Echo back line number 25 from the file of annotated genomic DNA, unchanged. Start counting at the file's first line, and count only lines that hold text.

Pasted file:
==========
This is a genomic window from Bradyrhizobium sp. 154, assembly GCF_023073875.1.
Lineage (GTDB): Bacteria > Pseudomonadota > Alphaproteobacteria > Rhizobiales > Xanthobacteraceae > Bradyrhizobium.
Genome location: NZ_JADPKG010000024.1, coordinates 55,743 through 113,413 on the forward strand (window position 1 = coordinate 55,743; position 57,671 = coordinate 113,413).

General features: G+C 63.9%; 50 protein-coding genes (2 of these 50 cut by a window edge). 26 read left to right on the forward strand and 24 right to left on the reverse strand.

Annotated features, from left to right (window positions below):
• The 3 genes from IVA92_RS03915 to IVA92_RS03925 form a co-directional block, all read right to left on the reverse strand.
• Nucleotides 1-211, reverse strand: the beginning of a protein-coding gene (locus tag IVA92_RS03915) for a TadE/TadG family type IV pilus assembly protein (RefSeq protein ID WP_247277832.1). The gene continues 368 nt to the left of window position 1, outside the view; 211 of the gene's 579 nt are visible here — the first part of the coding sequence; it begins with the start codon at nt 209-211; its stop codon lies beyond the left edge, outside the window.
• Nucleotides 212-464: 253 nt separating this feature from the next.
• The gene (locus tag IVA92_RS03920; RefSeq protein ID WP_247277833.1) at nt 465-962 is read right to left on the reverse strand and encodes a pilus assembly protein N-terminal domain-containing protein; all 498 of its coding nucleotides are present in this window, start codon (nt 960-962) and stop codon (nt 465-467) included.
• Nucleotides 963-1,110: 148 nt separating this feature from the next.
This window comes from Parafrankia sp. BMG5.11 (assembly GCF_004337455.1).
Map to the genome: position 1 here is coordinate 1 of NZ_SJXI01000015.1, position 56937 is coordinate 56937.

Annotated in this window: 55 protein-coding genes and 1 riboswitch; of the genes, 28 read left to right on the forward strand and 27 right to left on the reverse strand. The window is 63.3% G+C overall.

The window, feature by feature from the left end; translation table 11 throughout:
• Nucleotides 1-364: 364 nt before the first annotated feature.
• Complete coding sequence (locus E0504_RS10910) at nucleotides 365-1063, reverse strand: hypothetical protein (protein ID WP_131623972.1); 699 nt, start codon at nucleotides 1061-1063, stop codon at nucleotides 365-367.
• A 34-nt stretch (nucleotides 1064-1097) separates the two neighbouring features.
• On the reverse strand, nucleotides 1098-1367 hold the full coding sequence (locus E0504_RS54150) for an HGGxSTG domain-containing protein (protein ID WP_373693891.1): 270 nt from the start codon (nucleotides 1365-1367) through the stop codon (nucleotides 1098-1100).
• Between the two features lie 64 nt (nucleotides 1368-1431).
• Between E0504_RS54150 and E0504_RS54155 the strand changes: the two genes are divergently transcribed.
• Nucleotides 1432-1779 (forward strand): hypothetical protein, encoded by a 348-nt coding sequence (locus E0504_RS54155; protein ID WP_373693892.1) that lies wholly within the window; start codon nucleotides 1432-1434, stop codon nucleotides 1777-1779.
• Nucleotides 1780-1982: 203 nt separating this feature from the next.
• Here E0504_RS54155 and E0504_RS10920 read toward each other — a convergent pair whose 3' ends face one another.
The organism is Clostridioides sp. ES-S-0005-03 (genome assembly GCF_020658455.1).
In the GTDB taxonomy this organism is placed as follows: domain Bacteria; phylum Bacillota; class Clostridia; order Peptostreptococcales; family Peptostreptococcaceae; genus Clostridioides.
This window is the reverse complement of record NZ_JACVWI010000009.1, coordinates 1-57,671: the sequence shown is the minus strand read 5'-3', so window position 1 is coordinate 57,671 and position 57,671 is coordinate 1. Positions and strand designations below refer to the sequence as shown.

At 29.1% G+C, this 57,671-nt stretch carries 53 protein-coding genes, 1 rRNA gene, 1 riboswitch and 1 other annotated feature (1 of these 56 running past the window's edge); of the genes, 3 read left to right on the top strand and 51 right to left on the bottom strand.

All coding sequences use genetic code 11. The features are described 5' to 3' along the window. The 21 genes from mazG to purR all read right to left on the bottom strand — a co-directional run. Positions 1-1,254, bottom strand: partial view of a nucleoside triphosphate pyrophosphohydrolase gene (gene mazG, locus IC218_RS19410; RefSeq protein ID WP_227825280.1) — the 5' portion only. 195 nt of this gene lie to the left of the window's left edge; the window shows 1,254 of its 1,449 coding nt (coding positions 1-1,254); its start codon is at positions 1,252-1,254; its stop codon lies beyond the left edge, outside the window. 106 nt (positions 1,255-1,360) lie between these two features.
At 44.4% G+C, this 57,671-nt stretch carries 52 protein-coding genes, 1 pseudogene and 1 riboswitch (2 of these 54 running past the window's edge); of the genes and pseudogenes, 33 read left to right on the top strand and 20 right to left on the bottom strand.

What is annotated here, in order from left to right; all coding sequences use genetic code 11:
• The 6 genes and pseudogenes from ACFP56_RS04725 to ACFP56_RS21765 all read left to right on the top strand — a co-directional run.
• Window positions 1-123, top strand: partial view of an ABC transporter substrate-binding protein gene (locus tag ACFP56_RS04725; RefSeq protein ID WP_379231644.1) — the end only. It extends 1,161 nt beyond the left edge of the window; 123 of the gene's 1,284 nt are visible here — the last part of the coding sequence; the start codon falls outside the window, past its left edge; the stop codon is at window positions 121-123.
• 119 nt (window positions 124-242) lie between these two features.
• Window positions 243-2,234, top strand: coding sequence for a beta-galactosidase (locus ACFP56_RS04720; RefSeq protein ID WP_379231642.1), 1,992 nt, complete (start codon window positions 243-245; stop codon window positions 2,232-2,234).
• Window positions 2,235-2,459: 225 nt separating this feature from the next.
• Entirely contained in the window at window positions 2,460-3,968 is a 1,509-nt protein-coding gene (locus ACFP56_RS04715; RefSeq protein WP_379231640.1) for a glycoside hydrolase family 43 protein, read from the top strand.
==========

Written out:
In the GTDB taxonomy this organism is placed as follows: domain Bacteria; phylum Bacillota; class Clostridia; order Peptostreptococcales; family Peptostreptococcaceae; genus Clostridioides.